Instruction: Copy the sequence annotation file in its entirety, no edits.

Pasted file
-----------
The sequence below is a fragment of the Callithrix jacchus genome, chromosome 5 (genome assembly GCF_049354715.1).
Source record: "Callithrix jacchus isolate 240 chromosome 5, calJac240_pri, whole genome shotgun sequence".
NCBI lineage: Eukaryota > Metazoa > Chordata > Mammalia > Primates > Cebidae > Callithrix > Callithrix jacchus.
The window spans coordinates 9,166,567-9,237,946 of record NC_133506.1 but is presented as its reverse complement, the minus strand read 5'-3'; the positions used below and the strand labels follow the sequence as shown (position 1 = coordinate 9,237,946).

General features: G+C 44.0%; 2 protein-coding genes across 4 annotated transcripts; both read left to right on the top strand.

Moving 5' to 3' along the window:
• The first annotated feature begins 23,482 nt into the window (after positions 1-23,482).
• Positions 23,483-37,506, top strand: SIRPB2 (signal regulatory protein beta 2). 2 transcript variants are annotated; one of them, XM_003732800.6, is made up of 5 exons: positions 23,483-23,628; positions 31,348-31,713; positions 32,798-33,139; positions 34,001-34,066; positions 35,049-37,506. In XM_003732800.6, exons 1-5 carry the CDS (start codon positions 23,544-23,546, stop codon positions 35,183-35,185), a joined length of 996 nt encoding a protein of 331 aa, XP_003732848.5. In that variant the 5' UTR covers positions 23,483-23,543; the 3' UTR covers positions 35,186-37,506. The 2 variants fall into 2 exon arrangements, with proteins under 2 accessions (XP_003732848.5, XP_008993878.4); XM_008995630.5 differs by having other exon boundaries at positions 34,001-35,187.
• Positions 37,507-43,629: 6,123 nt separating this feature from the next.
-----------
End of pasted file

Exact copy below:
The sequence below is a fragment of the Callithrix jacchus genome, chromosome 5 (genome assembly GCF_049354715.1).
Source record: "Callithrix jacchus isolate 240 chromosome 5, calJac240_pri, whole genome shotgun sequence".
NCBI lineage: Eukaryota > Metazoa > Chordata > Mammalia > Primates > Cebidae > Callithrix > Callithrix jacchus.
The window spans coordinates 9,166,567-9,237,946 of record NC_133506.1 but is presented as its reverse complement, the minus strand read 5'-3'; the positions used below and the strand labels follow the sequence as shown (position 1 = coordinate 9,237,946).

General features: G+C 44.0%; 2 protein-coding genes across 4 annotated transcripts; both read left to right on the top strand.

Moving 5' to 3' along the window:
• The first annotated feature begins 23,482 nt into the window (after positions 1-23,482).
• Positions 23,483-37,506, top strand: SIRPB2 (signal regulatory protein beta 2). 2 transcript variants are annotated; one of them, XM_003732800.6, is made up of 5 exons: positions 23,483-23,628; positions 31,348-31,713; positions 32,798-33,139; positions 34,001-34,066; positions 35,049-37,506. In XM_003732800.6, exons 1-5 carry the CDS (start codon positions 23,544-23,546, stop codon positions 35,183-35,185), a joined length of 996 nt encoding a protein of 331 aa, XP_003732848.5. In that variant the 5' UTR covers positions 23,483-23,543; the 3' UTR covers positions 35,186-37,506. The 2 variants fall into 2 exon arrangements, with proteins under 2 accessions (XP_003732848.5, XP_008993878.4); XM_008995630.5 differs by having other exon boundaries at positions 34,001-35,187.
• Positions 37,507-43,629: 6,123 nt separating this feature from the next.